Fantasy owners who have been playing the game for a few years know how valuable a player with eligibility at multiple positions can be. In leagues with short benches, this is obvious, but even in leagues where there are deeper benches or no benches at all, rostering a multieligible player gives an owner some flexibility in the event of an injury or a surprisingly poor performance by another player.
I own Ben Zobrist in a dynasty league, and while before the season I figured he was locked into my lineup at shortstop, he’s spent most of his time since returning from the DL at second base, taking the place of the highly disappointing Robinson Cano. Brandon Crawford has taken over at SS on my team, but as he may finally be hitting a wall, it might be time to realign my starting lineup to reflect my preseason plans.
The top two most-added players in CBSSports.com leagues also allow for increased roster flexibility: Brock Holt (+41 percent owned) and Justin Turner (+34 percent).
Holt doesn’t provide a whole lot in terms of power and speed, as he has just two homers and four steals in 180 at-bats, but he’s been able to ride a high BABIP and excellent walk rate to a .306/.399/.467 line. The concern early in the season was whether Holt would get enough playing time, but he’s been able to take advantage of myriad injuries in the Red Sox lineup to carve out a spot atop the lineup while picking up eligibility at nearly every possible in fantasy leagues. Not only is he eligible at first base, second base, third base, shortstop and outfield, but he’s drawn a start at each of those positions in each of his last five games. It’s impossible to embody further the jack-of-all-trades mentality.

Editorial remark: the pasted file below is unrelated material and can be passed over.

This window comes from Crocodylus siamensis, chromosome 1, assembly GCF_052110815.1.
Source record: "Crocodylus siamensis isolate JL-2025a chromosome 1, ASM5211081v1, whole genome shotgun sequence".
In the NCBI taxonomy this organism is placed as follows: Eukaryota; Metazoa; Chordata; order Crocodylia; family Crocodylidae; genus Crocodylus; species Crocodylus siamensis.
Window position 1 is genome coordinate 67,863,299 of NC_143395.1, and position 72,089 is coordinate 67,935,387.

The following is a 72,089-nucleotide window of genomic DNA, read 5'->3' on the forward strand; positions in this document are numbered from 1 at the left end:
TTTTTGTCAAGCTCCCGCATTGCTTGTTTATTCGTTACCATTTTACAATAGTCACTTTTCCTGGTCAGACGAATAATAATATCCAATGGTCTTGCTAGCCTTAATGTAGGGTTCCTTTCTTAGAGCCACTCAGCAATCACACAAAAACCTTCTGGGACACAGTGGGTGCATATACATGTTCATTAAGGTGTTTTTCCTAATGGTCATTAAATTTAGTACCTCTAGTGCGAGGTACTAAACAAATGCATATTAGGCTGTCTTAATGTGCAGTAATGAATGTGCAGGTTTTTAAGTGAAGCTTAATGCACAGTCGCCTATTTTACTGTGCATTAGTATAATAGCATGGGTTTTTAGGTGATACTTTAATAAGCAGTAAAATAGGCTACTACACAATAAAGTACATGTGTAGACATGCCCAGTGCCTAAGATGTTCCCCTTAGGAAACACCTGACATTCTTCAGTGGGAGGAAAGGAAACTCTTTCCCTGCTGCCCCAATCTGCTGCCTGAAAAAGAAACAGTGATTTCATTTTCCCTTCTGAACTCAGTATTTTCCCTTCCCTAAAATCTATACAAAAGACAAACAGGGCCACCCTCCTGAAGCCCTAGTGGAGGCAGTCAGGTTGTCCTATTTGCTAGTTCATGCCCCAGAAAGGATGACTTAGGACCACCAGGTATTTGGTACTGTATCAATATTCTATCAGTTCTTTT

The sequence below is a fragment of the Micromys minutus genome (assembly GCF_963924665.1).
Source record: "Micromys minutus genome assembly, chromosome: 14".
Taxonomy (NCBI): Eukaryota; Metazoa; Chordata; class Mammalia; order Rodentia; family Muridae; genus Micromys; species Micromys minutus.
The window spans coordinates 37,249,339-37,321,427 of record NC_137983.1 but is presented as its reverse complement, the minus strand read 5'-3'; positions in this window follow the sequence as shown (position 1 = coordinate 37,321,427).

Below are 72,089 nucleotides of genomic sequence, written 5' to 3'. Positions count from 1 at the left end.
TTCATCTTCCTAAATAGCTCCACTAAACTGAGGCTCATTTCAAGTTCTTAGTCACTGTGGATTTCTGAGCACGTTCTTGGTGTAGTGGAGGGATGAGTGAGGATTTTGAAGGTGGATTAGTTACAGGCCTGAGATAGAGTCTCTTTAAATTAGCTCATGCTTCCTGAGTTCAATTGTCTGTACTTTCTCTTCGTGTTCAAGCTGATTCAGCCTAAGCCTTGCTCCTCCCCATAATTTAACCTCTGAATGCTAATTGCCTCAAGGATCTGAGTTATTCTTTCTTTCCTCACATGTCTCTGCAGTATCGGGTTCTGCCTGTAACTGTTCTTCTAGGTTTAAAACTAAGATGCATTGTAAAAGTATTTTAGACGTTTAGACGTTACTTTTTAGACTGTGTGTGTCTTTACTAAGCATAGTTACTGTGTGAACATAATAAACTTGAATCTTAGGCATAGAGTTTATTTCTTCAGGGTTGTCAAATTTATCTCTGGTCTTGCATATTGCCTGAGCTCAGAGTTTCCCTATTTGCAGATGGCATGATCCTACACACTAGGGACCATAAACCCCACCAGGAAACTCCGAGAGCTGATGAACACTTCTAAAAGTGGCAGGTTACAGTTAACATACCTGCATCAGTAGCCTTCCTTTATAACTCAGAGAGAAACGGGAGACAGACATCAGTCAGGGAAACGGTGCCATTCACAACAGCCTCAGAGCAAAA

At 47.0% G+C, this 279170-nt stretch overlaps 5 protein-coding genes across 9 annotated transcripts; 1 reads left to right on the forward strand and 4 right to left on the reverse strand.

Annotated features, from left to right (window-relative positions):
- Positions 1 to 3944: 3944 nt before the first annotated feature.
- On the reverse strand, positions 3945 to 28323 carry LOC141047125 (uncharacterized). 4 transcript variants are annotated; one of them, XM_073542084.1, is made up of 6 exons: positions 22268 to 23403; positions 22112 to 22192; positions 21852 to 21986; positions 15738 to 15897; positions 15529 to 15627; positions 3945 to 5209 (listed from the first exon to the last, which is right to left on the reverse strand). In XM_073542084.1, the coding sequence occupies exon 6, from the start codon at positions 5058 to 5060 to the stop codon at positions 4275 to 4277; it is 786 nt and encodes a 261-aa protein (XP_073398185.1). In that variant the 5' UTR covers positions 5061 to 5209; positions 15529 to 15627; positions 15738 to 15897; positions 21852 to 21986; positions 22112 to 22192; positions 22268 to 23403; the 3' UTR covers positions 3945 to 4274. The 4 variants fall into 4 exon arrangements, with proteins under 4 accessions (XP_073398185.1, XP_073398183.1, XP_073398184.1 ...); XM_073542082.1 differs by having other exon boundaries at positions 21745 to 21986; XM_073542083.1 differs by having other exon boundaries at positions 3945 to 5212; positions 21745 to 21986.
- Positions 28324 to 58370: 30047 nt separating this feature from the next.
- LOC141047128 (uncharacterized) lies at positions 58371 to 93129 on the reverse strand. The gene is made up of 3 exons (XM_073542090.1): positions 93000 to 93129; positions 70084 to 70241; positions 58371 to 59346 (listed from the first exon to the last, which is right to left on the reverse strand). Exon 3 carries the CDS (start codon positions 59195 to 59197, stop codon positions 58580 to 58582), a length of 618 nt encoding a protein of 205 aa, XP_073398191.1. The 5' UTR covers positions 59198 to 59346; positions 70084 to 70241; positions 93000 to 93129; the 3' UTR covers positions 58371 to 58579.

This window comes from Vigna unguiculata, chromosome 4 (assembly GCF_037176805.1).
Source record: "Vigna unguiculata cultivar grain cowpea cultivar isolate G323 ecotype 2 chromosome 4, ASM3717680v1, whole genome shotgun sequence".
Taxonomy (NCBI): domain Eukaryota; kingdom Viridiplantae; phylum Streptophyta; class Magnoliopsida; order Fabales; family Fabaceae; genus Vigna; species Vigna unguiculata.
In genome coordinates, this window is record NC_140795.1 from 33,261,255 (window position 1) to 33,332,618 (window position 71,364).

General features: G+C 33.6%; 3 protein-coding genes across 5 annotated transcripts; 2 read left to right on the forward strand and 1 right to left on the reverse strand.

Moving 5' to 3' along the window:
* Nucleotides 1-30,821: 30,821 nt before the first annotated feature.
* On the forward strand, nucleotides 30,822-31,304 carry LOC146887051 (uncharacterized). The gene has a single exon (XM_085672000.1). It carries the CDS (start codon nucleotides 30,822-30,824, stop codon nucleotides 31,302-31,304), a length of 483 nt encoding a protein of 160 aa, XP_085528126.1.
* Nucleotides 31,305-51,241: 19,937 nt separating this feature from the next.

While it’s likely his batting average drops some as his BABIP regresses, Holt still has value in points leagues, even if he doesn’t homer or steal enough to do so in category-based formats. I imagine most owners will use him as shortstop, like I am in the league in which I added him. I only have two bench spots afforded to hitters in that league, so Holt’s position versatility is certainly hugely valuable to my team, to battle day-to-day injuries and poor weekly matchups around the diamond.
Turner doesn’t have quite the same versatility as Holt, but as a player eligible at first base, third base and shortstop, he also embodies the idea that having a multieligible bench bat to stick into different starting spots can be useful. It’s also worth noting that he’s played four games at second base after appearing at the position 14 times last season, so we can nearly add the final infield position to his bag of tricks.
The thing that sets Turner apart from Holt is that he appears to have a much higher ceiling offensively. He already has racked up 10 homers while hitting .323/.392/.575 in 167 at-bats; that plays at any position as long as he’s seeing regular playing time. Considering he’s basically served as the team’s regular third baseman, playing time isn’t really an issue.